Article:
But it's great television.
Because he's not playing to an audience. He's not performing. He's working.
He clearly thinks of this---explaining what he and his administration were up to---as an important and serious part of his job. He wants his answers to be as thorough and accurate (if not necessarily as complete and forthcoming) as they can be. He isn't all that eloquent. But he is astonishingly articulate. He speaks in complete if not always elegant sentences, in well-organized paragraphs full of concrete facts and details and examples.
I forget who it was but one of the journalists who covered him said that at a time when many men Kennedy's age were desperately trying to appear younger than they were Kennedy was conspicuously trying to come across as older. Despite the emphasis his Presidential campaign and his rhetoric put on youth and "vigah," on the job Kennedy emphasized his maturity. You can see this in the press conferences. You can see him reining himself in, resisting the temptation to be glib and quickly correcting himself when he gives into the temptation. He speaks more slowly than he did when he was giving a speech. His voice is deeper. He is thoughtful, reflective, not humorless by a long shot but not constantly or even routinely jovial or even convivial.
In short, he's often dull.
But another thing that's striking is that he is often also plainly annoyed by some of the questions. Not because he thinks they're intrusive, but because he thinks they're trivial or besides the point or that they show signs that the reporters who asked them didn't really understand the issues or hadn't done their homework.
At that time, many of Murrow's Boys were still in the primes of their careers. Walter Cronkite was the most trusted man in America. Newspapers were thriving and still drove political reporting. This was a golden age of journalism, at least according to my professors in college. And yet there's President Kennedy visibly irked by questions about process and personality---inside the Beltway stuff---as he's trying to lay-out policy and explain the issues for the American people.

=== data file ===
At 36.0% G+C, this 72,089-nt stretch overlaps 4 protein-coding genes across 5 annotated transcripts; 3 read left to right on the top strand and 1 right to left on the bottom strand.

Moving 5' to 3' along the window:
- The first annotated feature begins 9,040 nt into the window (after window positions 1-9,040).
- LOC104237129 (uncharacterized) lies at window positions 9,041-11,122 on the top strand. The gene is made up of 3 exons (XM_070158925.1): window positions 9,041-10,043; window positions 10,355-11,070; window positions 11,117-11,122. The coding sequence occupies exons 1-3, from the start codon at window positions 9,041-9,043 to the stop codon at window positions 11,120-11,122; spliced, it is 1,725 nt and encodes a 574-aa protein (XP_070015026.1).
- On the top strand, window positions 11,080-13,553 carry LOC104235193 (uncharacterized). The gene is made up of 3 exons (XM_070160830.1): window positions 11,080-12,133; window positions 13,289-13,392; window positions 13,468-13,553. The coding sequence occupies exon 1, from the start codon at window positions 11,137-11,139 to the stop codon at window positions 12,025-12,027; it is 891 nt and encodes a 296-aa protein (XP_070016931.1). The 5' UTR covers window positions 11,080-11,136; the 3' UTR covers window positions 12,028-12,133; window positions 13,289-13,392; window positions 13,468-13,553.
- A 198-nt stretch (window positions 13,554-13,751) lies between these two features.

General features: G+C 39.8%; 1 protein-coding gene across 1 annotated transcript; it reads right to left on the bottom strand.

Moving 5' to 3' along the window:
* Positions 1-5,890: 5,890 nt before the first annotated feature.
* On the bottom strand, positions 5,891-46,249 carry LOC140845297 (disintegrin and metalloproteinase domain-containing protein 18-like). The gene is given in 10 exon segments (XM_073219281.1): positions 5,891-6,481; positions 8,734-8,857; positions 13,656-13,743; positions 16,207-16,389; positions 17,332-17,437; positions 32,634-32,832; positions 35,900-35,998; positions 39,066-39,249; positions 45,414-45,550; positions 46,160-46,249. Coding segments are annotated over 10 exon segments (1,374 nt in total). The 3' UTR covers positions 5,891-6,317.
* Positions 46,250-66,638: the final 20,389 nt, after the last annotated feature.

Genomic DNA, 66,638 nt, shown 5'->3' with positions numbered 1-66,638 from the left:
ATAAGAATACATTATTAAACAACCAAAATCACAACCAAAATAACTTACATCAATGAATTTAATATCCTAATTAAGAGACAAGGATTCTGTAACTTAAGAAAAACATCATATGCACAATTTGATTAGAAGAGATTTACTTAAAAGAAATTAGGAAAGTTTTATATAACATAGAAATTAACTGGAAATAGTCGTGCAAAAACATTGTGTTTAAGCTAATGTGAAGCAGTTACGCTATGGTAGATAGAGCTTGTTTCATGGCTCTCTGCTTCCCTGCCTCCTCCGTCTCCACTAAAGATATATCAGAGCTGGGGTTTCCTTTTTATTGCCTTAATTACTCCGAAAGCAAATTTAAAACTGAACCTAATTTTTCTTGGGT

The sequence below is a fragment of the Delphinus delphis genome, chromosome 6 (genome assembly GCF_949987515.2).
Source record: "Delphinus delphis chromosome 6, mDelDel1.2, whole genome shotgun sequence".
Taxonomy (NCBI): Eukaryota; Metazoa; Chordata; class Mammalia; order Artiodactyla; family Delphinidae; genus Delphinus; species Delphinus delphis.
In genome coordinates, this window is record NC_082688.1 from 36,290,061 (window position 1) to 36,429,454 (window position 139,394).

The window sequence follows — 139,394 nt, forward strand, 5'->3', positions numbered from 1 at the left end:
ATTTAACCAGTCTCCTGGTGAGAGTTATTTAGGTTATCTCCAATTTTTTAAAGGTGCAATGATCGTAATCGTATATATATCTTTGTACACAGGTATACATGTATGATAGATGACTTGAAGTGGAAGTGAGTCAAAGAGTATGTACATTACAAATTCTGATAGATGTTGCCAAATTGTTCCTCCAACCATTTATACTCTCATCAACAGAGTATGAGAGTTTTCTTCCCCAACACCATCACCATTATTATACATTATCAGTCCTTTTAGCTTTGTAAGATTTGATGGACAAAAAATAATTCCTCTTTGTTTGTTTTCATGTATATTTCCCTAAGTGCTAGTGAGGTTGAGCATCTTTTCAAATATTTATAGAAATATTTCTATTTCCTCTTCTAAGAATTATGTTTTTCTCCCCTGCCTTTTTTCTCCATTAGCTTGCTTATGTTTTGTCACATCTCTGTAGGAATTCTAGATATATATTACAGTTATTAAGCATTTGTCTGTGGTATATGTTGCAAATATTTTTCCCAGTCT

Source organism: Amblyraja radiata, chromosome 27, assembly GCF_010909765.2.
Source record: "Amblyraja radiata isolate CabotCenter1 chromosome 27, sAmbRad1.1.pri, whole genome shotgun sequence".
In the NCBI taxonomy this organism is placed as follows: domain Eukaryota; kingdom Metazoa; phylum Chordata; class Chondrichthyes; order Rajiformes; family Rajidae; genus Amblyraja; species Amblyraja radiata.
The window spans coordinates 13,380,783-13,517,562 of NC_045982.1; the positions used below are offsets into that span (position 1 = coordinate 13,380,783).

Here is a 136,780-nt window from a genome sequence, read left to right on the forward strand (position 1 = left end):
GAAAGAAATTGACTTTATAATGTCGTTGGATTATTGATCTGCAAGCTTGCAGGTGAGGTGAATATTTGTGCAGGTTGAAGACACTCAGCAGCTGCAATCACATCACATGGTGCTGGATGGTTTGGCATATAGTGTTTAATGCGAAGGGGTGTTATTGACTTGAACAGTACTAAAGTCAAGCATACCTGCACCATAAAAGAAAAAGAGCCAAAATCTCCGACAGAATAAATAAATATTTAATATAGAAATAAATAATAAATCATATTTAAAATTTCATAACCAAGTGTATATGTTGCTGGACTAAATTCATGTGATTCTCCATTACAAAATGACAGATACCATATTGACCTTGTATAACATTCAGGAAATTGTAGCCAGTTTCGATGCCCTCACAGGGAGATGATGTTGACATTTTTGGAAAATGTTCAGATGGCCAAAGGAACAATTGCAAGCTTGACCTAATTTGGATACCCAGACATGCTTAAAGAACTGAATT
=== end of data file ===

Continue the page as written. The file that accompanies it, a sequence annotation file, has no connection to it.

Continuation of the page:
I'm sitting there watching this and thinking, after Brad DeLong, Why oh why couldn't we have had a better press corps?
But I shouldn't have been thinking that. I knew better. Not very long before our visit to the museum I had read the chapters on Franklin Roosevelt's Secretary of Labor, Frances Perkins, in Nothing to Fear, Adam Cohen's excellent history of FDR's first hundred days, and I had been struck by this passage:
Perkins also disliked how the press covered her professional life. She found Washington reporters more cynical and sensationalistic than the ones she had dealt with in New York. They were constantly asking her what her "angle" was, she complained. Perkins issued press releases that focused on important matters---"not what I think of John L. Lewis' latest outburst," she said. "That's not the news. The news is the government's inquiry into the wages and hours of the coal mining industry." Many of the press questions struck her as no-win. "They would say, 'Have you consulted Secretary Ickes about this?'" she said. "If you say 'No,' then Ickes is offended because they say, "Perkins refuses to consult with other Cabinet officers.' If you say 'Yes,' then they've got to know just what you said, what he said, why he said that, and they've got to go ask him what he said, what he meant."
According to Cohen, by almost any measure Perkins was Roosevelt's most successful and influential Cabinet secretary. She was the one most responsible for steering FDR on a more Progressive course and for keeping him on that course. She was one of only two Cabinet members who stayed in their job for the whole of FDR's Presidency. In short, she was the heroine of the New Deal.
And yet when it was all over, when Roosevelt was dead and Perkins had left the Department of Labor, the consensus among the press corps was that she'd been a failure.